Gold continues to trend higher in the wake of the U.S. rate hike, and a series of additional potential catalysts are fast approaching.
Let’s take a look at the current situation to see if gold might be setting up for a breakout.
Gold is supposed to fall when the U.S. Federal Reserve raises its target interest rate, right?
Well, that’s the normal line of thinking, except when the metal has already sold off ahead of the expected hike, and the Fed comes out less hawkish than anticipated.
That’s what happened last week, and the relief rally that ensued is holding up quite well.
The Fed said it is sticking to the plan of raising rates three times in 2017. This is still a headwind for gold, but it isn’t as strong as it would have been had the Fed said it is considering four moves instead of three, which is what the market was worried might happen.
Now that the Fed debate is more or less done, the market is looking to other risks.
Brexit negotiations are set to officially begin March 29. Up to this point, there was some lingering hope that a new referendum might be called to save the market from all this uncertainty, but that was wishful thinking.
Now, markets hope the U.K. and Europe can negotiate an amicable separation. That might happen, but some pundits say the process, which could take two years, is likely to get quite ugly.
France, meanwhile, is about a month away from choosing a new president. One of the top contenders, Marine Le Pen, would like to drop the euro and hold a referendum on France’s E.U. membership.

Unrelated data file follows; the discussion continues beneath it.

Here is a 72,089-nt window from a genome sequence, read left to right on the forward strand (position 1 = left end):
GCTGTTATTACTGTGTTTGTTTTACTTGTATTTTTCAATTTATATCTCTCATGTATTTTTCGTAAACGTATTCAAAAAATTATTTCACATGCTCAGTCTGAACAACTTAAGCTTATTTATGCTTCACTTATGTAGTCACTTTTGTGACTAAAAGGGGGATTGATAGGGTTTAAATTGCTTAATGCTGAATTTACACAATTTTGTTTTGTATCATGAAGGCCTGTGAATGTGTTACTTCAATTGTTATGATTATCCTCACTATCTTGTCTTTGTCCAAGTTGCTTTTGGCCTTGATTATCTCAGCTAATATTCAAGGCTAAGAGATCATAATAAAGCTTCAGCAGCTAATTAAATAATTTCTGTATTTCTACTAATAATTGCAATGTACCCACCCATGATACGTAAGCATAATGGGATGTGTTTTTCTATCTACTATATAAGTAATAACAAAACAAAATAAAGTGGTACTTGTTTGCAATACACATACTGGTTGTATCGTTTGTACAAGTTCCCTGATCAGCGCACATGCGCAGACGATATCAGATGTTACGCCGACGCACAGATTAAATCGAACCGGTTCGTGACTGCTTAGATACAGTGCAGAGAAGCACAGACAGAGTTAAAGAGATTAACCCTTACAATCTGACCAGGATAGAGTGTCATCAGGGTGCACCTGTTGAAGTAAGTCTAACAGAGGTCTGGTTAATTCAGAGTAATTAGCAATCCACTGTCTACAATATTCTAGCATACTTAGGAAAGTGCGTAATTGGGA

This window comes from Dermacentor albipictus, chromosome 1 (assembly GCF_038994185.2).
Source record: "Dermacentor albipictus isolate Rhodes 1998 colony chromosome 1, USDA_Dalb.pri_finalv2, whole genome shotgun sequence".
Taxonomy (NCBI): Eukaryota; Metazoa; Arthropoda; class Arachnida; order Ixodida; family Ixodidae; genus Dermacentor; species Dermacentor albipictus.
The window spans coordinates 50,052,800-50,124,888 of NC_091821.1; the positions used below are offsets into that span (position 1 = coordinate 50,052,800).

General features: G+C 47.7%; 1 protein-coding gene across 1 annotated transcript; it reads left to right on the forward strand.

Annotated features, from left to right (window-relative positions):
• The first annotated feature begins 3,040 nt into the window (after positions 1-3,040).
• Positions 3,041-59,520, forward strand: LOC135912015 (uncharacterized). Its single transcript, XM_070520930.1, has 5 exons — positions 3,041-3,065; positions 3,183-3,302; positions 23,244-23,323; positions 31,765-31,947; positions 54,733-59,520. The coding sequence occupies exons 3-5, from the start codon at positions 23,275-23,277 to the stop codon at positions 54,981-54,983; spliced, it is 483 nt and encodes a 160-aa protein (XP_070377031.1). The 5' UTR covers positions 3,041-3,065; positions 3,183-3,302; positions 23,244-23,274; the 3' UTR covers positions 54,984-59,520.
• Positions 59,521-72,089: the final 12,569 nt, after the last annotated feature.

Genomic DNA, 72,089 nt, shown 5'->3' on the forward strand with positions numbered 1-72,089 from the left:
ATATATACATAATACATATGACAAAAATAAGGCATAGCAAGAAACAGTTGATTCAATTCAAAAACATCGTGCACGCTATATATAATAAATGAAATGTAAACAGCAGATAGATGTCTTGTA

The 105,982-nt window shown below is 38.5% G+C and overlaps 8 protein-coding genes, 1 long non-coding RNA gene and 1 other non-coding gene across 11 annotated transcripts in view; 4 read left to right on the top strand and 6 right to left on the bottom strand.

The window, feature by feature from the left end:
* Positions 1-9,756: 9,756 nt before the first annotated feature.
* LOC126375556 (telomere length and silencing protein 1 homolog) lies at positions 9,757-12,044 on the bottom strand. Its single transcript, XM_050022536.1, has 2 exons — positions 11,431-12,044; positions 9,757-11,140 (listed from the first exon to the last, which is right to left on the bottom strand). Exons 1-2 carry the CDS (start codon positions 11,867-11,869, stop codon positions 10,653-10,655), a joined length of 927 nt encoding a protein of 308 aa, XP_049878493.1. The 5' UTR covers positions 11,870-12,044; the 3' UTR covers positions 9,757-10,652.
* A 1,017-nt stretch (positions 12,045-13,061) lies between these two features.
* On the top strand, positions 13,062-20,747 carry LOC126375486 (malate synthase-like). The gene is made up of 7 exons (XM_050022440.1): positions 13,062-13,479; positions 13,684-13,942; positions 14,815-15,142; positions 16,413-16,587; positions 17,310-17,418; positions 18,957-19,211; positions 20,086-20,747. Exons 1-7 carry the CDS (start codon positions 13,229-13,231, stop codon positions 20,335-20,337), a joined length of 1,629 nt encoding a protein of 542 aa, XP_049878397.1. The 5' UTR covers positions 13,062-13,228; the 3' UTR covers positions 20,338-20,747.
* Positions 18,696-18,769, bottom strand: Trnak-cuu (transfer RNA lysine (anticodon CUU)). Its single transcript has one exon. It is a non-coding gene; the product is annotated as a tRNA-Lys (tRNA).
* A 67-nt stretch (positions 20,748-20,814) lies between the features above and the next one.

If she wins, gold could see some strong safe-haven demand.
Further south, Italy is still struggling with a banking crisis that could threaten the broader European financial system.
President Trump’s aggressiveness towards China continues to make markets nervous. At the same time, the U.S. appears headed for a clash with North Korea, and the FBI just announced it is officially investigating Russian interference in the U.S. election, including any potential “links” between Moscow and Trump campaign officials.
So, the next few weeks and months promise to be exciting ones.
Should you buy gold stocks?
As we saw with the Brexit vote last year, the gold market could simply shrug off any negative news and move lower, so you have to be a long-term gold fan to buy the market today.
If you are in that camp, Barrick Gold Corp. (TSX:ABX)(NYSE:ABX) is probably a good name to consider.
The company is reducing debt, cutting costs, and generating solid free cash flow. Management even raised the dividend when the Q4 2016 earnings came out.
As the world’s largest producer with one of the lowest cost structures, Barrick is in a strong position to benefit in a rising gold environment.
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Fool contributor Andrew Walker owns shares of Barrick Gold.